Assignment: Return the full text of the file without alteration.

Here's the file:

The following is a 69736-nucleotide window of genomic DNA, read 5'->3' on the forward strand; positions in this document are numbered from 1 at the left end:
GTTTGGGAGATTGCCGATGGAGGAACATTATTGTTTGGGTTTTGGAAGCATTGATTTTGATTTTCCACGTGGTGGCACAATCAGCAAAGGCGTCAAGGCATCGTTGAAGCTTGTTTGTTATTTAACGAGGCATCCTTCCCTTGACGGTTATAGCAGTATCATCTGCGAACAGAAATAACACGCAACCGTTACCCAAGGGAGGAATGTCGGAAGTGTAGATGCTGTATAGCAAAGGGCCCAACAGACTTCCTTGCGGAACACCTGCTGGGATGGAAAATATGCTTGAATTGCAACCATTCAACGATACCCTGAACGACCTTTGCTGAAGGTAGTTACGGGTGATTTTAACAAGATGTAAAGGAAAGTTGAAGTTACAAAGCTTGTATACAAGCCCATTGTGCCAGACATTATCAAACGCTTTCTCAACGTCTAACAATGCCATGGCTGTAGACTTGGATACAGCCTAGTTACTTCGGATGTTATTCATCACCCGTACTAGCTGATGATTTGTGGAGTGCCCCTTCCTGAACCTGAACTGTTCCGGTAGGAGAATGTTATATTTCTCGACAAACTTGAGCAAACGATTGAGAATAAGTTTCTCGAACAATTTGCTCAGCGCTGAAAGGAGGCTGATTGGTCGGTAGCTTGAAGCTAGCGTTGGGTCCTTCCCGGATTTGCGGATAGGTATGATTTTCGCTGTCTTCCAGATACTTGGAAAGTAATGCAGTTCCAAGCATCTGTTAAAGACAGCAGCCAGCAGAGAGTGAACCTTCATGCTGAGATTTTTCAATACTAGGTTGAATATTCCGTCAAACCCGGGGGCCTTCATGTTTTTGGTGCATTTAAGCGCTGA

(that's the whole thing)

The following is a 69736-nucleotide window of genomic DNA, read 5'->3' on the forward strand; positions in this document are numbered from 1 at the left end:
GTTTGGGAGATTGCCGATGGAGGAACATTATTGTTTGGGTTTTGGAAGCATTGATTTTGATTTTCCACGTGGTGGCACAATCAGCAAAGGCGTCAAGGCATCGTTGAAGCTTGTTTGTTATTTAACGAGGCATCCTTCCCTTGACGGTTATAGCAGTATCATCTGCGAACAGAAATAACACGCAACCGTTACCCAAGGGAGGAATGTCGGAAGTGTAGATGCTGTATAGCAAAGGGCCCAACAGACTTCCTTGCGGAACACCTGCTGGGATGGAAAATATGCTTGAATTGCAACCATTCAACGATACCCTGAACGACCTTTGCTGAAGGTAGTTACGGGTGATTTTAACAAGATGTAAAGGAAAGTTGAAGTTACAAAGCTTGTATACAAGCCCATTGTGCCAGACATTATCAAACGCTTTCTCAACGTCTAACAATGCCATGGCTGTAGACTTGGATACAGCCTAGTTACTTCGGATGTTATTCATCACCCGTACTAGCTGATGATTTGTGGAGTGCCCCTTCCTGAACCTGAACTGTTCCGGTAGGAGAATGTTATATTTCTCGACAAACTTGAGCAAACGATTGAGAATAAGTTTCTCGAACAATTTGCTCAGCGCTGAAAGGAGGCTGATTGGTCGGTAGCTTGAAGCTAGCGTTGGGTCCTTCCCGGATTTGCGGATAGGTATGATTTTCGCTGTCTTCCAGATACTTGGAAAGTAATGCAGTTCCAAGCATCTGTTAAAGACAGCAGCCAGCAGAGAGTGAACCTTCATGCTGAGATTTTTCAATACTAGGTTGAATATTCCGTCAAACCCGGGGGCCTTCATGTTTTTGGTGCATTTAAGCGCTGA